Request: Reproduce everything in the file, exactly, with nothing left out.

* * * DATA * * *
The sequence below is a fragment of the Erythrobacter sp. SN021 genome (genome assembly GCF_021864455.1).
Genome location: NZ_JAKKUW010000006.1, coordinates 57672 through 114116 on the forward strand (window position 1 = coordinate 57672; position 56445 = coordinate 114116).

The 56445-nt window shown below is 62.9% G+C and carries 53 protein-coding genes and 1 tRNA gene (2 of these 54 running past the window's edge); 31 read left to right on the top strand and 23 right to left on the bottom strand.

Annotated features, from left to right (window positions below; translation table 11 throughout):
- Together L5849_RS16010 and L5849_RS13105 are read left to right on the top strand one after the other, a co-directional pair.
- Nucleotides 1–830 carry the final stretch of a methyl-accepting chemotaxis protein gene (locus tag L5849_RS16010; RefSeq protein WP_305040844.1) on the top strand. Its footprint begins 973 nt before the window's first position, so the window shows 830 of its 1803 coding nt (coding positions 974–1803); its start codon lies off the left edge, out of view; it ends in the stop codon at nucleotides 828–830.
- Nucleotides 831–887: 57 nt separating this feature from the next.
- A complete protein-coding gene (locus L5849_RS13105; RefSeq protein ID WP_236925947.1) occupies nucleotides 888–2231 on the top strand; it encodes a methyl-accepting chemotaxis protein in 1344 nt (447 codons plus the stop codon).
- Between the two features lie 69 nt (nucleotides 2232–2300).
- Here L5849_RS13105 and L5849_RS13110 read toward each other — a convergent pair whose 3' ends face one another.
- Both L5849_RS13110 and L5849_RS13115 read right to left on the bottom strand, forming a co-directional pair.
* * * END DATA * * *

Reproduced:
The sequence below is a fragment of the Erythrobacter sp. SN021 genome (genome assembly GCF_021864455.1).
Genome location: NZ_JAKKUW010000006.1, coordinates 57672 through 114116 on the forward strand (window position 1 = coordinate 57672; position 56445 = coordinate 114116).

The 56445-nt window shown below is 62.9% G+C and carries 53 protein-coding genes and 1 tRNA gene (2 of these 54 running past the window's edge); 31 read left to right on the top strand and 23 right to left on the bottom strand.

Annotated features, from left to right (window positions below; translation table 11 throughout):
- Together L5849_RS16010 and L5849_RS13105 are read left to right on the top strand one after the other, a co-directional pair.
- Nucleotides 1–830 carry the final stretch of a methyl-accepting chemotaxis protein gene (locus tag L5849_RS16010; RefSeq protein WP_305040844.1) on the top strand. Its footprint begins 973 nt before the window's first position, so the window shows 830 of its 1803 coding nt (coding positions 974–1803); its start codon lies off the left edge, out of view; it ends in the stop codon at nucleotides 828–830.
- Nucleotides 831–887: 57 nt separating this feature from the next.
- A complete protein-coding gene (locus L5849_RS13105; RefSeq protein ID WP_236925947.1) occupies nucleotides 888–2231 on the top strand; it encodes a methyl-accepting chemotaxis protein in 1344 nt (447 codons plus the stop codon).
- Between the two features lie 69 nt (nucleotides 2232–2300).
- Here L5849_RS13105 and L5849_RS13110 read toward each other — a convergent pair whose 3' ends face one another.
- Both L5849_RS13110 and L5849_RS13115 read right to left on the bottom strand, forming a co-directional pair.